A 20-strong field of Formula 1 cars weren’t the only high performance machines to take to the track during this year’s British Grand Prix weekend: the Aston Martin Valkyrie hybrid hypercar also made an unexpected appearance at the Silverstone circuit.
While Aston Martin’s most extreme road car to date had already been seen on static display (a close-to-production-spec prototype was one of the many cars it taken to the Geneva Motor Show in March this year), the Valkyrie’s Silverstone dynamic debut was the first time it had been shown in public moving under its own power.
During the build-up to Saturday’s qualifying sessions for the 2019 Formula One British Grand Prix, Aston’s chief test driver Chris Goodwin took the first Valkyrie “verification prototype” (i.e. a development vehicle that will be used to fine-tune the customer cars) for a quick shakedown run around the “home of British motor racing”.
While Goodwin didn’t take the hardcore hypercar to the ragged edge around the GP circuit, Formula 1 fans were treated to their first taste of the Valkyrie’s mighty 6.5-litre V12 petrol engine, which Aston claims produces a monstrous 1,000bhp at an ear-splitting 10,500rpm.
A closer look at the bodywork on the camouflaged test car suggests this isn’t any ‘normal’ Aston Martin Valkyrie. Judging by the more aggressive front splitter, the large Formula 1-style ‘barge boards’ behind the front wheels and the extra slots on the floor of the car, this particular prototype has the AMR Track Performance Package fitted, which isn’t road legal.
When Aston Martin first revealed Valkyrie clients would be able to specify the extra AMR add-ons for their car, the British company claimed the removable upgrades would make the hybrid hypercar roughly 8% faster around a race track than the vehicle in its road legal spec.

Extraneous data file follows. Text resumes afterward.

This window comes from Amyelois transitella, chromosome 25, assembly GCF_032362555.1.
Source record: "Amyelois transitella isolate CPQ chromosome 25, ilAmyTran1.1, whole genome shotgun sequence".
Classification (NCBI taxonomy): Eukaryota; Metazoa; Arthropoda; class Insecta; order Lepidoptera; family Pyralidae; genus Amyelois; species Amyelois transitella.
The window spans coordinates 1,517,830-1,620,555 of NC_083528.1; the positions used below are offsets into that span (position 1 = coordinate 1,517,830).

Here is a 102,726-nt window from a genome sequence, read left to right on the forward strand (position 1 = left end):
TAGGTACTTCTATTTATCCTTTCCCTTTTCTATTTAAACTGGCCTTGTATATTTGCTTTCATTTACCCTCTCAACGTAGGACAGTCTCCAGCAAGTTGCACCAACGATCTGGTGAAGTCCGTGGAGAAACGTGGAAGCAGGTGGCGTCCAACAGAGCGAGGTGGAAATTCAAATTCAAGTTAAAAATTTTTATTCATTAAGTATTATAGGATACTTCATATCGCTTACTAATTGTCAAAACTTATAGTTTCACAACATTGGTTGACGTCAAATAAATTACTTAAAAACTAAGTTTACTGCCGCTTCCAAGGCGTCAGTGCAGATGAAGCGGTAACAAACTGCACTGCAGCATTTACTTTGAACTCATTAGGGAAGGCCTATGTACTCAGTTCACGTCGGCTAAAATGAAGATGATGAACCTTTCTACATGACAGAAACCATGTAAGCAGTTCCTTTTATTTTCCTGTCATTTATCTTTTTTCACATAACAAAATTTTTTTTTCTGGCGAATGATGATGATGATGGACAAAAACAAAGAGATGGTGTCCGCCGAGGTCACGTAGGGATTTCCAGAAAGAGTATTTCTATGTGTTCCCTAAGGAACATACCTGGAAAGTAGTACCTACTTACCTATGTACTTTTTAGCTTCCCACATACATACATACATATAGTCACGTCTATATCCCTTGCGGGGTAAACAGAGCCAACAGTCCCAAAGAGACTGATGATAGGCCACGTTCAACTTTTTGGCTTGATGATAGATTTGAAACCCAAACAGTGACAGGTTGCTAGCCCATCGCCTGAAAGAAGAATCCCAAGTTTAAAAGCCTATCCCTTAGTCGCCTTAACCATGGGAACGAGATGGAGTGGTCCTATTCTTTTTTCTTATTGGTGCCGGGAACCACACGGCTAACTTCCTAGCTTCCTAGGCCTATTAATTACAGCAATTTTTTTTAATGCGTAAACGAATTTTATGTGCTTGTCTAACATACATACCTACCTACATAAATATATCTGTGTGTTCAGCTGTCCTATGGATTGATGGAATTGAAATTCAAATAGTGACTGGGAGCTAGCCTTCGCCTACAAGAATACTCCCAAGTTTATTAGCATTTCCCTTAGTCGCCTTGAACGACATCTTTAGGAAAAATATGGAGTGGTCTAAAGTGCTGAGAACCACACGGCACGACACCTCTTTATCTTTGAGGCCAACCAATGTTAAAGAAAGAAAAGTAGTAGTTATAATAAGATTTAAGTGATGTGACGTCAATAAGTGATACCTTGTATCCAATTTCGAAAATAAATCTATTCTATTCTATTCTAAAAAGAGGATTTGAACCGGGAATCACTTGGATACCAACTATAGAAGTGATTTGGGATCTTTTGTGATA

The Valkyrie’s Silverstone shakedown is also pretty significant in that it’s one of the first runs the car has made as part of its “intensive physical testing regime”. Should the rigorous development programme proceed according to plan, Aston Martin aims to have the first of the 150 customer cars delivered to their affluent owners before 2019 draws to a close.
Aston Martin’s journey with the Valkyrie won’t end when all 150 production vehicles are delivered, though. The car maker has confirmed it will compete at Le Mans in 2021 with a pair of race-ready Valkyries as part of a multi-year racing programme in the World Endurance Championship, and the lessons learned from the Valkyrie’s development will be transferred to its spiritual successor and forthcoming James Bond car, the Valhalla (formerly known as the Project 003) — a car nominated in the 2019 Sunday Times Motor Awards.
The Valkyrie’s appearance on track follows another debut for a next-generation hybrid hypercar with Le Mans ambitions. In June 2019, a prototype of the Toyota GR Super Sport was filmed taking to the track at the Fuji Speedway in Japan. Toyota’s two-seater track monster is expected to be powered by a version of the Le Mans-winning Toyota TS050 LMP1 car’s hybrid setup.